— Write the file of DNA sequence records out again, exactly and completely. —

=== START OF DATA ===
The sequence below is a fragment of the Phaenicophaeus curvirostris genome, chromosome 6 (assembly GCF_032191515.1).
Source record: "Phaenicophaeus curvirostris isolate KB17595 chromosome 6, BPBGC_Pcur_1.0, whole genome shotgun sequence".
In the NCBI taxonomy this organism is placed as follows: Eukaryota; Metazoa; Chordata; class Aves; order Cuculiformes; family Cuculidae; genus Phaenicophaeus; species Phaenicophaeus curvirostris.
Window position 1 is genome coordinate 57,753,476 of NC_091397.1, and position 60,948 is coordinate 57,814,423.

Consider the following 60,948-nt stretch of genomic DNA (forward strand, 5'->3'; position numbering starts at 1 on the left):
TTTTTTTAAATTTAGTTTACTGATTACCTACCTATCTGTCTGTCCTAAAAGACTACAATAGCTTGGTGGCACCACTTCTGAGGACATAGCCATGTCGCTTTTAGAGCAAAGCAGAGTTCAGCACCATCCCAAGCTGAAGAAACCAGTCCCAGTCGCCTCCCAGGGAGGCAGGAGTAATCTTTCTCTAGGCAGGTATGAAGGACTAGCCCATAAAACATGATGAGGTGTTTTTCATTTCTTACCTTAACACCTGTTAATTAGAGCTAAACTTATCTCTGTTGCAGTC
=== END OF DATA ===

The sequence below is a fragment of the Phaenicophaeus curvirostris genome, chromosome 6 (assembly GCF_032191515.1).
Source record: "Phaenicophaeus curvirostris isolate KB17595 chromosome 6, BPBGC_Pcur_1.0, whole genome shotgun sequence".
In the NCBI taxonomy this organism is placed as follows: Eukaryota; Metazoa; Chordata; class Aves; order Cuculiformes; family Cuculidae; genus Phaenicophaeus; species Phaenicophaeus curvirostris.
Window position 1 is genome coordinate 57,753,476 of NC_091397.1, and position 60,948 is coordinate 57,814,423.

Consider the following 60,948-nt stretch of genomic DNA (forward strand, 5'->3'; position numbering starts at 1 on the left):
TTTTTTTAAATTTAGTTTACTGATTACCTACCTATCTGTCTGTCCTAAAAGACTACAATAGCTTGGTGGCACCACTTCTGAGGACATAGCCATGTCGCTTTTAGAGCAAAGCAGAGTTCAGCACCATCCCAAGCTGAAGAAACCAGTCCCAGTCGCCTCCCAGGGAGGCAGGAGTAATCTTTCTCTAGGCAGGTATGAAGGACTAGCCCATAAAACATGATGAGGTGTTTTTCATTTCTTACCTTAACACCTGTTAATTAGAGCTAAACTTATCTCTGTTGCAGTC